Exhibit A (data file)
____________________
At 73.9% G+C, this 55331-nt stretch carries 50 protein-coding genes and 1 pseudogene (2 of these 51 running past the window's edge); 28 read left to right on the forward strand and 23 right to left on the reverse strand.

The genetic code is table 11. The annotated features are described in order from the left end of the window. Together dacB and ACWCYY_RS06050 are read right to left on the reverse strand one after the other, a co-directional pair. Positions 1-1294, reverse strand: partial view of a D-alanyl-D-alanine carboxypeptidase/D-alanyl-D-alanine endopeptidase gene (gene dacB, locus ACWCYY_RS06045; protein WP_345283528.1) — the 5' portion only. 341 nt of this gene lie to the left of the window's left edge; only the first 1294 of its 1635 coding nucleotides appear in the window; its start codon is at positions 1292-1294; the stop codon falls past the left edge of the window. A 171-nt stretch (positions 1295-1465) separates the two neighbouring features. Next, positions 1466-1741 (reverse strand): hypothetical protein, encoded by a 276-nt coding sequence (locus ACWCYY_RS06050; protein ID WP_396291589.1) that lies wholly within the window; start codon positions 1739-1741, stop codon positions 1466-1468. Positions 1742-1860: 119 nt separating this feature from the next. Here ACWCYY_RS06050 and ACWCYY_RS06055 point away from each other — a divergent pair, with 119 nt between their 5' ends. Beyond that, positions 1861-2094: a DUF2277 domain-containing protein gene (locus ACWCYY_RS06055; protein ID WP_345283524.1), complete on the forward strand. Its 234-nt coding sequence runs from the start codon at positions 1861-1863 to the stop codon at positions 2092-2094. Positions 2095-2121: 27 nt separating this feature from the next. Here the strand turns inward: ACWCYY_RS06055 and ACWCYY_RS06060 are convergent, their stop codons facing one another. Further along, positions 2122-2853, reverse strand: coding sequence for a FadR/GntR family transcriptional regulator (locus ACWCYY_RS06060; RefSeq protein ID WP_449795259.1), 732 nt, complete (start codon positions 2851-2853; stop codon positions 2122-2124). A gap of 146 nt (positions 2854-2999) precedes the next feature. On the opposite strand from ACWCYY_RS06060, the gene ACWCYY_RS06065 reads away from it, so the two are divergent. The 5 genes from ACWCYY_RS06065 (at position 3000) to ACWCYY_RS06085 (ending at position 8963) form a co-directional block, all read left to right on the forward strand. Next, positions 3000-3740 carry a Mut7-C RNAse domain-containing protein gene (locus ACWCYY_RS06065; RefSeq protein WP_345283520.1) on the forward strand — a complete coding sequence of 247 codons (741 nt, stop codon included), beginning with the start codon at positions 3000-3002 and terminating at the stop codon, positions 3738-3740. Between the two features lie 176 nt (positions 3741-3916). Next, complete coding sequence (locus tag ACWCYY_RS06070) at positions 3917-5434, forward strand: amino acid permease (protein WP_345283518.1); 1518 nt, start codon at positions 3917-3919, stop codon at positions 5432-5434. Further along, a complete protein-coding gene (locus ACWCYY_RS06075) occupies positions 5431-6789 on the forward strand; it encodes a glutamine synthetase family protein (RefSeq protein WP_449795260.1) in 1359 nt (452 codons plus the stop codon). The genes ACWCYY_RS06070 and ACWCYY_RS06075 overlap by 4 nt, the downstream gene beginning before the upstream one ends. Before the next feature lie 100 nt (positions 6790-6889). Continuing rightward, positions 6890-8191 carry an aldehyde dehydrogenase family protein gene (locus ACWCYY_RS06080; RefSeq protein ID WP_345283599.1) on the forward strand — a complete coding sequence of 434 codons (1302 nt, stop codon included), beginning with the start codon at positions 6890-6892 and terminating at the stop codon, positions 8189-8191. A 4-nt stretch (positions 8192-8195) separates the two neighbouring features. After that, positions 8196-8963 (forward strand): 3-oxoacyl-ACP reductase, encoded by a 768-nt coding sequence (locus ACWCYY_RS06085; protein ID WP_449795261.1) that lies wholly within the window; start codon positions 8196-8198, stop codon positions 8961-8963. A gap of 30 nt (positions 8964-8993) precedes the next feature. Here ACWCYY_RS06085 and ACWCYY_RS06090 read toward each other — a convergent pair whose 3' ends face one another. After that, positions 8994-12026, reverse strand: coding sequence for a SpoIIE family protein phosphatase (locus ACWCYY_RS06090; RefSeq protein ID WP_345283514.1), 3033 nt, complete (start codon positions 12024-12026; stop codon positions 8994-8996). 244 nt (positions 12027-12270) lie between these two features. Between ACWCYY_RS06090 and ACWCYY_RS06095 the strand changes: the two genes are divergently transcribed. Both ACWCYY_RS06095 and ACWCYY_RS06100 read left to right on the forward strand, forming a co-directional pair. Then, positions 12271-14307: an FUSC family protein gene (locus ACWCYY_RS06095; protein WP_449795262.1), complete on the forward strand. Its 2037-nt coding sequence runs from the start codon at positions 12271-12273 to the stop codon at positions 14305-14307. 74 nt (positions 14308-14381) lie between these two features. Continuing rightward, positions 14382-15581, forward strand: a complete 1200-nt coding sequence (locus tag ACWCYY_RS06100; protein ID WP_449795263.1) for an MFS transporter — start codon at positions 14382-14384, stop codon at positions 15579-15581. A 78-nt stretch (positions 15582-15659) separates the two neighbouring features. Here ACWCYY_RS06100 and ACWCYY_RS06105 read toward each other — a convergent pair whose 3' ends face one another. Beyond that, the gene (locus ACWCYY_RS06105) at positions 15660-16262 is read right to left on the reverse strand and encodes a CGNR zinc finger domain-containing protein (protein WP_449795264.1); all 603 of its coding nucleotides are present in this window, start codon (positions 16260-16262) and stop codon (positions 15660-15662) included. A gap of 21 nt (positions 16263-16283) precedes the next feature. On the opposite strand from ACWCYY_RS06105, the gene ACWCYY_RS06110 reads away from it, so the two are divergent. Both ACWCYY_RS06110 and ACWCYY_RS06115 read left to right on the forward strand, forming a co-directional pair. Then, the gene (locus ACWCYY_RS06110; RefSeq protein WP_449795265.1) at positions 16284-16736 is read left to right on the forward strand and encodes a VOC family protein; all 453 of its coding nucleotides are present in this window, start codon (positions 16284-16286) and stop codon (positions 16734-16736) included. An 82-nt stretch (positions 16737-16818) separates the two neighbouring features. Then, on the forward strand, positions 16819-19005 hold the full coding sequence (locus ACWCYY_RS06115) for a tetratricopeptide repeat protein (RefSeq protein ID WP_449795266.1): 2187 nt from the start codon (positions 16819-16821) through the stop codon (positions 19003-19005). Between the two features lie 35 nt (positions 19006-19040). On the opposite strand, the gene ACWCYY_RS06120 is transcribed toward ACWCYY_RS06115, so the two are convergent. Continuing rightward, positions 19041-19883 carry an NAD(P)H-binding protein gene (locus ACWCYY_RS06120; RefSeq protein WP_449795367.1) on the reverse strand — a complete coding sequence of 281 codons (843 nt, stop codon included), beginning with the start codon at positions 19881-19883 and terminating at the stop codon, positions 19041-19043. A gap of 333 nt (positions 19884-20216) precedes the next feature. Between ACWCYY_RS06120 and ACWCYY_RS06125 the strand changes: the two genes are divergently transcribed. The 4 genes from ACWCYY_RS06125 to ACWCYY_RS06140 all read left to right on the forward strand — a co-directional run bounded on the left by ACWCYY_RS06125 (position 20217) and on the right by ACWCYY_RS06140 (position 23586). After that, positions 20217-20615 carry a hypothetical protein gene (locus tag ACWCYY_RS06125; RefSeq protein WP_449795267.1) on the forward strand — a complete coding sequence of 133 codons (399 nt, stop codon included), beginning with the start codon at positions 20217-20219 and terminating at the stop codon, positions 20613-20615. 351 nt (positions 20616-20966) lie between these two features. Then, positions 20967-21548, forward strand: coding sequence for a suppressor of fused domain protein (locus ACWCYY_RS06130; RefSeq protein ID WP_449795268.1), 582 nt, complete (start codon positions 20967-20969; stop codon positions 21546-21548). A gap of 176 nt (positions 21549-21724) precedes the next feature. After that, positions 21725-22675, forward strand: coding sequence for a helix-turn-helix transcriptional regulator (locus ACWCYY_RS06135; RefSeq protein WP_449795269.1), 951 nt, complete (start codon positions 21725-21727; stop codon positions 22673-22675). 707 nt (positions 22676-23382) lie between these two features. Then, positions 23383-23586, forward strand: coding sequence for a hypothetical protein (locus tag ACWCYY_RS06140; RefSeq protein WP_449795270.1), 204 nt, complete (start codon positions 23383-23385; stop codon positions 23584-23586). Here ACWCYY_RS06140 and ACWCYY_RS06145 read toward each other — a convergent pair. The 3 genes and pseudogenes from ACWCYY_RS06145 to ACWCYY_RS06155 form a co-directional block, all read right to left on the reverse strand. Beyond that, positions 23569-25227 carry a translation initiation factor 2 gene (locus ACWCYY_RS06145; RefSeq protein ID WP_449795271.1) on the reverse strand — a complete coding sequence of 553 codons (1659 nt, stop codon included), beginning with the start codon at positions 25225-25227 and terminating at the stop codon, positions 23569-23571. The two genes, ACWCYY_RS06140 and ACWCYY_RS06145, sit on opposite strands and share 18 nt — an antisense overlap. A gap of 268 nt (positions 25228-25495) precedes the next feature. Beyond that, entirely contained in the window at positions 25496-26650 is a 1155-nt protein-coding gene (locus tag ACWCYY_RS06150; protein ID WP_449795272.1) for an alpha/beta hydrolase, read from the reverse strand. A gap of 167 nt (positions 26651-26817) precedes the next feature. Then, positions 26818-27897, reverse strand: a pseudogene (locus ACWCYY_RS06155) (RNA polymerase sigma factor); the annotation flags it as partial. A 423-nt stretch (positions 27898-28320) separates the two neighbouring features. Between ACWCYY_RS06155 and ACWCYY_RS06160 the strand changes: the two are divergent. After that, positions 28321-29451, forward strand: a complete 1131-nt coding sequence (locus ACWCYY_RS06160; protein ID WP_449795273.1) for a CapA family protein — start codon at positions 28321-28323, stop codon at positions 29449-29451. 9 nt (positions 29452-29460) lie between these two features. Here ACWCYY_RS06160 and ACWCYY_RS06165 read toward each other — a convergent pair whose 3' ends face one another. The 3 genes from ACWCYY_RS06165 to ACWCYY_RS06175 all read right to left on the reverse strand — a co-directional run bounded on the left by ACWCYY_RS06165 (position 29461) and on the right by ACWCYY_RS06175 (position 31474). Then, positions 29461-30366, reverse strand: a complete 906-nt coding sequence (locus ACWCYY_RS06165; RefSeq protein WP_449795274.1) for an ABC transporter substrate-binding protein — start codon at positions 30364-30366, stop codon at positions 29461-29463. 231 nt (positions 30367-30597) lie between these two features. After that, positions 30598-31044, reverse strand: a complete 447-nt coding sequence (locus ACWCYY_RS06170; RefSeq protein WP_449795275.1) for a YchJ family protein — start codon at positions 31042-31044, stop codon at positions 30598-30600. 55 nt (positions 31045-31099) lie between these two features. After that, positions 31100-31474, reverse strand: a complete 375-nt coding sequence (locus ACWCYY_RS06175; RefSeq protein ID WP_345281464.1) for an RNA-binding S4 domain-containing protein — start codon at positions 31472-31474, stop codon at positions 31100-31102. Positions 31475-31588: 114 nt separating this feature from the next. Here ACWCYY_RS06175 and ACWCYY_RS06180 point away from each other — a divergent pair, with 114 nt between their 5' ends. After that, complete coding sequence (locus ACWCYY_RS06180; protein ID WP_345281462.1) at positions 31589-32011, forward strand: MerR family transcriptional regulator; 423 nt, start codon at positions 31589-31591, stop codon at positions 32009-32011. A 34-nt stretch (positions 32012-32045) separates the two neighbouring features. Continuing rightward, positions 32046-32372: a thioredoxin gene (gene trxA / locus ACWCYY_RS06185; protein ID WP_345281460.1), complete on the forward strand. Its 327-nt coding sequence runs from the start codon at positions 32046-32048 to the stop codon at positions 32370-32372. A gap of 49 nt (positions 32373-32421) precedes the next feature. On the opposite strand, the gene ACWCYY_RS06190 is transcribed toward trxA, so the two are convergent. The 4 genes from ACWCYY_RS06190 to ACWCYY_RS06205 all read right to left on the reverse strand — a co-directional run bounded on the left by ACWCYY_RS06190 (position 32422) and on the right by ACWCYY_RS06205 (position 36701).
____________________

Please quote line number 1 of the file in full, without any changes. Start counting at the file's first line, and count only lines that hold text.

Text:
At 73.9% G+C, this 55331-nt stretch carries 50 protein-coding genes and 1 pseudogene (2 of these 51 running past the window's edge); 28 read left to right on the forward strand and 23 right to left on the reverse strand.